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Eleven Kings

During my fledgling years my main love was association football, as an old Pathe news commentator may’ve dubbed the game in his authoritative BBC English tones. In particular, I was enamoured by the all conquering 1960s/70s Leeds United teams managed by Don Revie. Accomplished exponents of a game that led to a boyhood pipe dream of one day playing for the team representing my West Yorkshire place of birth.

This unconditional love of a football club, playing out like a scene from one of Michael Palin’s brilliant whimsical Ripping Yarns aired in the 1970s. A plot where learning my teams line up held far higher priority than studying the English monarchs my primary school teachers strove valiantly, but ultimately failed, to drum into me.

Much to his wife’s chagrin, Palin’s fictional character Gordon Ottershaw’s obsession with his beloved team Barnestoneworth United led to teaching his 10 year old son (who he’d reverentially named Barnestoneworth) the names of the 1923 Yorkshire Cup winning side before concentrating on his homework – Learning the names of 19th century UK Prime Ministers.

Ottershaw deeming awareness of his 1923 heroes, Haggerty F, Haggerty R, Tomkins, Noble, Carrick, Dobson, Dewhurst, Crapper, McIntyre, Treadmore, Davitt, would ultimately serve his offspring better during his upcoming existential voyage.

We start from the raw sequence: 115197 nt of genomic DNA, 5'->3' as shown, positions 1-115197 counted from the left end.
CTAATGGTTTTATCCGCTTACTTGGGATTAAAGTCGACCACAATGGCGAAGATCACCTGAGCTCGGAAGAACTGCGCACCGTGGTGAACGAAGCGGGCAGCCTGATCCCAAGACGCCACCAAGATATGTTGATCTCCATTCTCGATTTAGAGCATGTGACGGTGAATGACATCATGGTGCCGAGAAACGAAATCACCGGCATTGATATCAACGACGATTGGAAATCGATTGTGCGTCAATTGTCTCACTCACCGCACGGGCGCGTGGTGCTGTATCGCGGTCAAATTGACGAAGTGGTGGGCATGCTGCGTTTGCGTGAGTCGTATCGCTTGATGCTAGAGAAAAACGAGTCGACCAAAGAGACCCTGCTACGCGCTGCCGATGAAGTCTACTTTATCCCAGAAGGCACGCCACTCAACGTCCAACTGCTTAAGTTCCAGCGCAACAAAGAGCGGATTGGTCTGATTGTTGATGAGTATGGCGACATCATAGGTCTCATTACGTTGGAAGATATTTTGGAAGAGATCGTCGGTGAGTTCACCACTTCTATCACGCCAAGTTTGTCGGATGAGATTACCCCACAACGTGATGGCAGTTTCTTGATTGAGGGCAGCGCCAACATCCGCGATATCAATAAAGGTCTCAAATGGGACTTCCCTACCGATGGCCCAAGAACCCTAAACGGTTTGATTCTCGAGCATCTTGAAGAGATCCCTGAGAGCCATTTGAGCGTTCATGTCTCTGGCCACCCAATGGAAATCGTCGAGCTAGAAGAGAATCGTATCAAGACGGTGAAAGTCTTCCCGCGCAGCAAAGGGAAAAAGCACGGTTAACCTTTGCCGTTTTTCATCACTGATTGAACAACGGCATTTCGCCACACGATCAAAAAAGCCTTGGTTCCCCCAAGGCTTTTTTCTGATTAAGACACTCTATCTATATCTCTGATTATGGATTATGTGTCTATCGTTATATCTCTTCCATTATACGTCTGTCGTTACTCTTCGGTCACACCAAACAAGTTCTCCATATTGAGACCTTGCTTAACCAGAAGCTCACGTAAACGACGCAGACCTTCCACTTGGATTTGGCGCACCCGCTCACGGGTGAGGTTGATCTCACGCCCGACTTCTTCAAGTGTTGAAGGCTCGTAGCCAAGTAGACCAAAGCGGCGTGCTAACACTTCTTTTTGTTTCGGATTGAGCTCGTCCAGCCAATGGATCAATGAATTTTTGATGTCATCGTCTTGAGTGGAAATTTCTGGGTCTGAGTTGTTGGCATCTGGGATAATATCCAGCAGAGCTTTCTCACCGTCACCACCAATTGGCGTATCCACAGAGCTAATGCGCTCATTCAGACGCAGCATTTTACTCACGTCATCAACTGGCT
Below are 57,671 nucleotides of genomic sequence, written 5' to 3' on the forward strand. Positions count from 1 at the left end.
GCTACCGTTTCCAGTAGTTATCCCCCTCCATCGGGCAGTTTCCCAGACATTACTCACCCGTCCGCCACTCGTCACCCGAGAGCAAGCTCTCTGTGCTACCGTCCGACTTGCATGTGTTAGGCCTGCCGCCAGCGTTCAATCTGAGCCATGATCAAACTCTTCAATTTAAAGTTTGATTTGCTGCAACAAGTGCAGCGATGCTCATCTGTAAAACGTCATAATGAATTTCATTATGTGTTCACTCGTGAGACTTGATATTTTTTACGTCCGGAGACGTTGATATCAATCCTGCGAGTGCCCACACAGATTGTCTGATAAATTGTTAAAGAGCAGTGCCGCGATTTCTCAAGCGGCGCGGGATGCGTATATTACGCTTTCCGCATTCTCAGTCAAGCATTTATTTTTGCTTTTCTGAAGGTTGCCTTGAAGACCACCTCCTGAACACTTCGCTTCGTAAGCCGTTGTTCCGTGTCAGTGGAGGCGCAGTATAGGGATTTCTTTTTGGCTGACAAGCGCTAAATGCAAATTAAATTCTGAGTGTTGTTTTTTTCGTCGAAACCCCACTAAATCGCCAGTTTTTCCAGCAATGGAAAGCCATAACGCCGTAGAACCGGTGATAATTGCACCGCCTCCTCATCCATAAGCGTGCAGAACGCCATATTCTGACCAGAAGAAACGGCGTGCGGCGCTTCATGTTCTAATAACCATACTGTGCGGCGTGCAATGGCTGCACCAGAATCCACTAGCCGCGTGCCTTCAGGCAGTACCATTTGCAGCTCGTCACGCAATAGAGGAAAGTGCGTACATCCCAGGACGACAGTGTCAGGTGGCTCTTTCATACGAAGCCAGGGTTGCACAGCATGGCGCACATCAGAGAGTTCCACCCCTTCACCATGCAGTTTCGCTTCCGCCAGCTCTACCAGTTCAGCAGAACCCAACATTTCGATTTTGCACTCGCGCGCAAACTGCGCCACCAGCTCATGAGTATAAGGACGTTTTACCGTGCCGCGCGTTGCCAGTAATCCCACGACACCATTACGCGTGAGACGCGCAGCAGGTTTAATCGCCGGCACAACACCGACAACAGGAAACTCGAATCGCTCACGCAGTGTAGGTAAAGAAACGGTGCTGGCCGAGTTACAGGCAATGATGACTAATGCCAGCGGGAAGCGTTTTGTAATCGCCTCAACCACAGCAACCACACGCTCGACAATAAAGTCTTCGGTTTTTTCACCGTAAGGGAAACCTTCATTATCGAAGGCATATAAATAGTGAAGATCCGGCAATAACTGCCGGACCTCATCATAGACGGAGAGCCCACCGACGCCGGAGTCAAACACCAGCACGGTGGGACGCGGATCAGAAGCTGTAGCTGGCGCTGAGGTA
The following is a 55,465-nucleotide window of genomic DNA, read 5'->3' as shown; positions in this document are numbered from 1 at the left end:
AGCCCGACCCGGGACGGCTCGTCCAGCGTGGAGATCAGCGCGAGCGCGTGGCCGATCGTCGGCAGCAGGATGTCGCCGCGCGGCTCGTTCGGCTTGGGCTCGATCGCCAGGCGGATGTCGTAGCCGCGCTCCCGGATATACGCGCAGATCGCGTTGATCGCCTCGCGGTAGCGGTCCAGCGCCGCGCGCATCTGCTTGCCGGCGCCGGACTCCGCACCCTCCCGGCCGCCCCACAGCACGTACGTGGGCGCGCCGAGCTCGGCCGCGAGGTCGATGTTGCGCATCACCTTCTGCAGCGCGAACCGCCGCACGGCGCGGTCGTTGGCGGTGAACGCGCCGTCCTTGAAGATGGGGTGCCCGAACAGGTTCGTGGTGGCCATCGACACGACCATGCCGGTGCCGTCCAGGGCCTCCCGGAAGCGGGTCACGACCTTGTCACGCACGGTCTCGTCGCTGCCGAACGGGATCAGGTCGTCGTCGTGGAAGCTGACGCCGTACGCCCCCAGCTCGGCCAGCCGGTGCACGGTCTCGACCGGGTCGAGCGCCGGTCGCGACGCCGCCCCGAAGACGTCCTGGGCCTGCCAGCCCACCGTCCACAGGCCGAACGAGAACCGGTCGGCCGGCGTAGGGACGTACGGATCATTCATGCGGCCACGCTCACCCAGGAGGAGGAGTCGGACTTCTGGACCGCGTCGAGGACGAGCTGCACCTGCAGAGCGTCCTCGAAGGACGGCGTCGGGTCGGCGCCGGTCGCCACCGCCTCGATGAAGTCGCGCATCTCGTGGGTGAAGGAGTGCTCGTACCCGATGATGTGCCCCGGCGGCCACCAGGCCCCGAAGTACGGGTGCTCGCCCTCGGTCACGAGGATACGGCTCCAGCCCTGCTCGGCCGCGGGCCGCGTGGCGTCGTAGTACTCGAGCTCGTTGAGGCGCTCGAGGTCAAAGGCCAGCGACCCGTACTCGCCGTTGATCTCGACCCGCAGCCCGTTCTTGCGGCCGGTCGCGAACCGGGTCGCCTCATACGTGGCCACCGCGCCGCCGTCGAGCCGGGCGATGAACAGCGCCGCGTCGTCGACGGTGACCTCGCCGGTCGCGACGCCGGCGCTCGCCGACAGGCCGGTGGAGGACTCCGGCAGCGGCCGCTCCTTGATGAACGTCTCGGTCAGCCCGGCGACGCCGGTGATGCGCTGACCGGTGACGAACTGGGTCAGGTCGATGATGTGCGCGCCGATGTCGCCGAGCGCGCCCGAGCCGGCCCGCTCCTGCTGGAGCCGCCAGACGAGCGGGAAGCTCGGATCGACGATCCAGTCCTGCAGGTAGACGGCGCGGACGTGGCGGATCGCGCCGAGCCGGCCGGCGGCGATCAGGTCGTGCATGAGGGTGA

Ottershaw’s despair at witnessing this demise of his footballing amour isn’t too dissimilar to the frustration I’ve experienced on numerous occasions since Revie’s boys aged, and the quality of many of their successors diminished. Circumstances which brought to an abrupt end the era I fondly think of as ‘utopia in sock tags’***.

*** – Sock tags were football kit stocking adornments worn by Leeds during that era.

Anyhow, back to my indifference at learning the chronology of English monarchs from the tutors at my primary alma mater…….

In the seven year old mind of GJ Strachan, learning former regal leaders of this sceptred isle held no interest. To him, kings adorned an all white regalia and went by the monikers of Sprake/Harvey, Reaney, Cooper, Bremner, Charlton, Hunter, Lorimer, Clarke, Jones, Giles, Eddie Gray and Mick Bates. Warriors whose crusades, both home and abroad, were laden with victories with minimal casualties (for them anyhow!!).

In their wake Revie’s army creating a fearsome reputation; the footballing equivalent of Attila; the tribal leader of the Huns, Ostrogoths and Alans……. As far as I know, though, Leeds United striker Allan Clarke wasn’t part of the latter tribe.

These men, who commenced a challenge in the chaste white kit, oft exiting the battle fields of Stamford Bridge, Anfield and Highbury tired, bloodied and bruised; but with the consolation of victories and silverware aplenty.

Also in their possession on returning to their West Yorkshire citadel, the deflated souls of vanquished armies from places as far afield as London, Manchester, Liverpool, Milan, Oslo, Brussels, Budapest and Barcelona…… Evocations of those victories still warming my heart as I recall the childhood feel good factor they bestowed.

Memories I took for granted at that time, partly through my young age; along with not giving it a moments thought to the fact this club who’d enhanced my fledgling years immeasurably would forever be contenders for top flight footballing honours…… A contentment that I’d learn from 1976 wouldn’t be long standing. The next 40+ years a cauldron of false dawns and disenchantment, punctuated with the odd few seasons of joy and hope.